Effective April 25, 2019, the Biden Foundation suspended operations. Read more.
The Nobel committee could not have recognized two braver, worthier, or more dedicated individuals with their choice to award Dr. […]
In over 45 years of working in global affairs, I’ve observed a simple truth: America’s ability to lead the world depends not just on the example of our power, but on the power of our example.
American democracy is rooted in the belief that every man, woman and child has equal rights to freedom and dignity. While the United States is far from perfect, we have never given up the struggle to grow closer to the ideals in our founding documents.
Former vice president Joe Biden will lead two new academic centers in his first role after leaving office, the University of Pennsylvania and the University of Delaware announced Tuesday, spanning both foreign and domestic policy.
Former Vice President Joe Biden will split his post-White House time between a foreign policy institute at the University of Pennsylvania and a domestic policy institute at the University of Delaware, the two universities announced on Tuesday.
Vice President Joe Biden delivered an epic final speech Wednesday to the elites at the World Economic Forum in Davos, Switzerland. The gist of his speech was simple: At a time of “uncertainty” we must double down on the values that made Western democracies great, and not allow the “liberal world order” to be torn apart by destructive forces.
Joe Biden is now the vice president who will not be president. He’s been VP for seven and a half years, preceded by decades of work on U.S. foreign policy in the Senate, but the question remains whether he is distinctive in any memorable way for his work in international affairs. Was he simply a glad-handing flack pushing the Obama agenda, a manic schmoozer of foreign leaders? A gaffe-prone foreign-policy dilettante who, in the long run, won’t matter?
Biden puts some people off. His critics argue that despite his passion for worthy causes-from efforts to stabilize Iraq to the “cancer moonshot” to his task force devoted to “a strong middle class“-his bouts of imprecision and occasional foot-in-mouth foibles get in the way. An adviser to retired General Stanley McChrystal reportedly referred to Biden as “Bite Me.” Former Defense Secretary Bob Gates wrote in his memoir, Duty, that Biden has been “wrong on nearly every major foreign policy and national security issue over the past four decades.”
That hasn’t been my observation. I have traveled with Biden during his vice presidential tenure to Asia and Europe, watched him interact with foreign leaders abroad and at home, and have had wide-ranging discussions with him since his Senate days on everything from the confirmation battle over John Bolton’s nomination as U.N. ambassador to how the U.S. should approach its challenges in Iraq and Afghanistan. I haven’t always agreed with Biden’s positions, but those positions have tended to follow a pattern and demonstrate a consistency of approach, analysis, and engagement that stands out-particularly when compared with many other foreign-policy players who often don’t leave clear footprints.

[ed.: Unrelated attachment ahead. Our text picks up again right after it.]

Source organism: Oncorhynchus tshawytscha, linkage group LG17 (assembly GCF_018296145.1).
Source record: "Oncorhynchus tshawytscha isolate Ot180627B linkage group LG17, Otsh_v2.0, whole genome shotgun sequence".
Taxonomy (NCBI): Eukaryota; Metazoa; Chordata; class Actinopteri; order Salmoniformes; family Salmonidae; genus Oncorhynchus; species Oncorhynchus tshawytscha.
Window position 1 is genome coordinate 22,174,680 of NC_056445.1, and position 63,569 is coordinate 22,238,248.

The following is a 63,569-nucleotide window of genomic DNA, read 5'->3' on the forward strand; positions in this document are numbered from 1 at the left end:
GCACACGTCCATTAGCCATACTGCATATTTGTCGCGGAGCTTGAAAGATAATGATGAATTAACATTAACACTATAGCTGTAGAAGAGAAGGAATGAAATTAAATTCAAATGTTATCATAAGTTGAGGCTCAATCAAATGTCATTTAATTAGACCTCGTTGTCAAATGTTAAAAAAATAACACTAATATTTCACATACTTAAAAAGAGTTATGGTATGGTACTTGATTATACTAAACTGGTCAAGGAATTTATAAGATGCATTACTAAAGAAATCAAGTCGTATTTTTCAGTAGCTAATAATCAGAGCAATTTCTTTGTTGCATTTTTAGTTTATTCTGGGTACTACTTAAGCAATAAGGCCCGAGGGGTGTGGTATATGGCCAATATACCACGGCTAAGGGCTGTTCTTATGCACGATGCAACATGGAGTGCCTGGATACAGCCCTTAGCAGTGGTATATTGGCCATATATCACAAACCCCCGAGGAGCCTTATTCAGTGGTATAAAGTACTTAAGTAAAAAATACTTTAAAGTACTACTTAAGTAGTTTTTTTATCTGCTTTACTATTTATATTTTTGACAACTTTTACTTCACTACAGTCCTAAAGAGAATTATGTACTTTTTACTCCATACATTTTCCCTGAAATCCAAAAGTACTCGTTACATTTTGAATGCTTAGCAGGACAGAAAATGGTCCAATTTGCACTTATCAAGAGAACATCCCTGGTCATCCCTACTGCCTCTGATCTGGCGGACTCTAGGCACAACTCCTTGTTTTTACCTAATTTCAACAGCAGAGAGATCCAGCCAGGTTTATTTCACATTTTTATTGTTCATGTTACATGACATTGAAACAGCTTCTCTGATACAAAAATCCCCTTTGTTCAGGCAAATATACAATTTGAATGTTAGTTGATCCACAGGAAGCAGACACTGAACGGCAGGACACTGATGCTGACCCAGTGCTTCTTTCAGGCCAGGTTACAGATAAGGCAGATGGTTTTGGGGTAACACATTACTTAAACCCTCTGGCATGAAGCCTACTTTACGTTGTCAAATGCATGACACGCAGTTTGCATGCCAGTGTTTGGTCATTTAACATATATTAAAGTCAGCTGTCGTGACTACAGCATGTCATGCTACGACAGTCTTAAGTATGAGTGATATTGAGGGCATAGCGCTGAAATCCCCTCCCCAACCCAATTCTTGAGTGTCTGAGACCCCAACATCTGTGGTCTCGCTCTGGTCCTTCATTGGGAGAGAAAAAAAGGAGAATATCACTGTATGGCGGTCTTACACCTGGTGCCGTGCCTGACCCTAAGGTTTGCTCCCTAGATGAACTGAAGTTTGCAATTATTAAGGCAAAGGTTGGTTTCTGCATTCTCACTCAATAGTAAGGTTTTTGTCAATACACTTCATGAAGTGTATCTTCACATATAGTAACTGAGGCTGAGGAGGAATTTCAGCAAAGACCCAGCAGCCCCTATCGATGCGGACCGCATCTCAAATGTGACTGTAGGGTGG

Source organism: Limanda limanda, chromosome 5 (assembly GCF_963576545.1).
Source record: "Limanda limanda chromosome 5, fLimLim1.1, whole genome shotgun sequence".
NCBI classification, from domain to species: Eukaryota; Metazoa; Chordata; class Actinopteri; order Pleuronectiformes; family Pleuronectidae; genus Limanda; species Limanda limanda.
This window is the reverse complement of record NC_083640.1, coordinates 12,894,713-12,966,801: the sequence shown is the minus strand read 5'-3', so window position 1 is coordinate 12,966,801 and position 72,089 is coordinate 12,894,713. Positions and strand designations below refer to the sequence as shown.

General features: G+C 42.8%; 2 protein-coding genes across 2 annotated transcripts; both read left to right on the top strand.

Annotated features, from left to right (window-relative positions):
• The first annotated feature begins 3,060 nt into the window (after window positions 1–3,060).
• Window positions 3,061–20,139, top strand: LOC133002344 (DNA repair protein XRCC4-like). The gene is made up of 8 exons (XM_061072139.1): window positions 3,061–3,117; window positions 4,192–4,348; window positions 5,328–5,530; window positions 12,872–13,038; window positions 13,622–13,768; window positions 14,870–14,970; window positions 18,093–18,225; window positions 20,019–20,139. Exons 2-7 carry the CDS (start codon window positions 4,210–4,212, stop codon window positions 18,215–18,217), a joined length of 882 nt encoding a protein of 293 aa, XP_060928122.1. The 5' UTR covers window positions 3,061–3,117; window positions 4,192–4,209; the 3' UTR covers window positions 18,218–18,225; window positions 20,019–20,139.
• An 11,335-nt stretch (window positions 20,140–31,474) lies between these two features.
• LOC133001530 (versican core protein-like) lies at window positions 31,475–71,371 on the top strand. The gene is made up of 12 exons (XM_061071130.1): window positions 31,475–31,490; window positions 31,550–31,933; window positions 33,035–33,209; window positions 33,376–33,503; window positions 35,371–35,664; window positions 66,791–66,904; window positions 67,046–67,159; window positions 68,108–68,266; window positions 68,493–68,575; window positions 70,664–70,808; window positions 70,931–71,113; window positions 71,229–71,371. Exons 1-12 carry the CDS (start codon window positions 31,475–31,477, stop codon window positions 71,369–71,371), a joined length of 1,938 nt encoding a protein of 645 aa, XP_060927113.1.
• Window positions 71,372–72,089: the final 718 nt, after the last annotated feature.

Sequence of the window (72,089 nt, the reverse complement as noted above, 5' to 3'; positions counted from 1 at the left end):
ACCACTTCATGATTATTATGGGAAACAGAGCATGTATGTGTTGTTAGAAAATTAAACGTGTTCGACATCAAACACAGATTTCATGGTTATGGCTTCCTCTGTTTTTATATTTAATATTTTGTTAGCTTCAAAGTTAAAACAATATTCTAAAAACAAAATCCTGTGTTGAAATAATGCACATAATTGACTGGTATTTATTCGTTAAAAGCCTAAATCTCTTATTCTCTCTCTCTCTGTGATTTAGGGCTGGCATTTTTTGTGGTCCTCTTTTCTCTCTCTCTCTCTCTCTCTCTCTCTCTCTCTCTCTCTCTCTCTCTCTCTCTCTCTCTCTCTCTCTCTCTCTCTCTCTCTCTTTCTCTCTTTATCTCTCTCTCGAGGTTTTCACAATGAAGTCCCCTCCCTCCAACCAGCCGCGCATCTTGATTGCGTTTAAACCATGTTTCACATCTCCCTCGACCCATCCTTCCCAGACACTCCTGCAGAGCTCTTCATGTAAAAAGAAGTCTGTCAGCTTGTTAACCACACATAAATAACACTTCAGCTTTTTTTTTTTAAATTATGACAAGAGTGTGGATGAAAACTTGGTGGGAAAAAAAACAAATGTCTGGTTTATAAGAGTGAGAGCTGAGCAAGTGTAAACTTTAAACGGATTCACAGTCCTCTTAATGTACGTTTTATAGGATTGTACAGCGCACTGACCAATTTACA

“We are stronger and more secure today than when President Barack Obama and I took office in January 2009,” writes Vice President Joseph R. Biden, Jr. in a special pre-released essay from the September/October issue of Foreign Affairs, “Building on Success: Opportunities for the Next Administration.”
Biden makes the case for continued engagement in the world, warning that “It is worth remembering that our indispensable role in the world is not inevitable. If the next administration chooses to turn inward, it could very well squander the hard-earned progress we’ve made not just over the past seven and a half years but also over the past seven decades.”
The vice president focuses on “four tasks that loom large: seizing transformative opportunities on both sides of the Pacific, managing relations with regional powers, leading the world to address complex transnational challenges, and defeating violent extremism.”
Biden notes that because Asia is home to half the world’s population, “we simply cannot afford to ignore the economic opportunities there. That’s why securing the Trans-Pacific Partnership remains a top priority.” He continues: “The next administration will have to steer a relationship with China that encompasses both breakthrough cooperation and, potentially, intensified competition. And sometimes, as when facing the mounting threat from North Korea, cooperation and competition with China will coexist.”
While he contends terrorism and violent extremism are “the most vexing example of a virulent transnational danger that demands sustained U.S. leadership,” Biden insists that “ISIS is losing.” But, he maintains, “even when ISIS’ would-be caliphate is destroyed, the jihadist challenge will continue.” He argues for a comprehensive campaign carried out in a manner that keeps the world’s 1.5 billion Muslims on the U.S. side. “America’s greatest strength is not the example of our power but the power of our example. More than anything, it is our adherence to our values and our commitment to tolerance that sets us apart from other great powers.”
He concludes, “Because of the actions we’ve taken and the boundless energy and resilience of the American people, I’ve never been more optimistic about our capacity to guide the international community to a more peaceful and prosperous future.”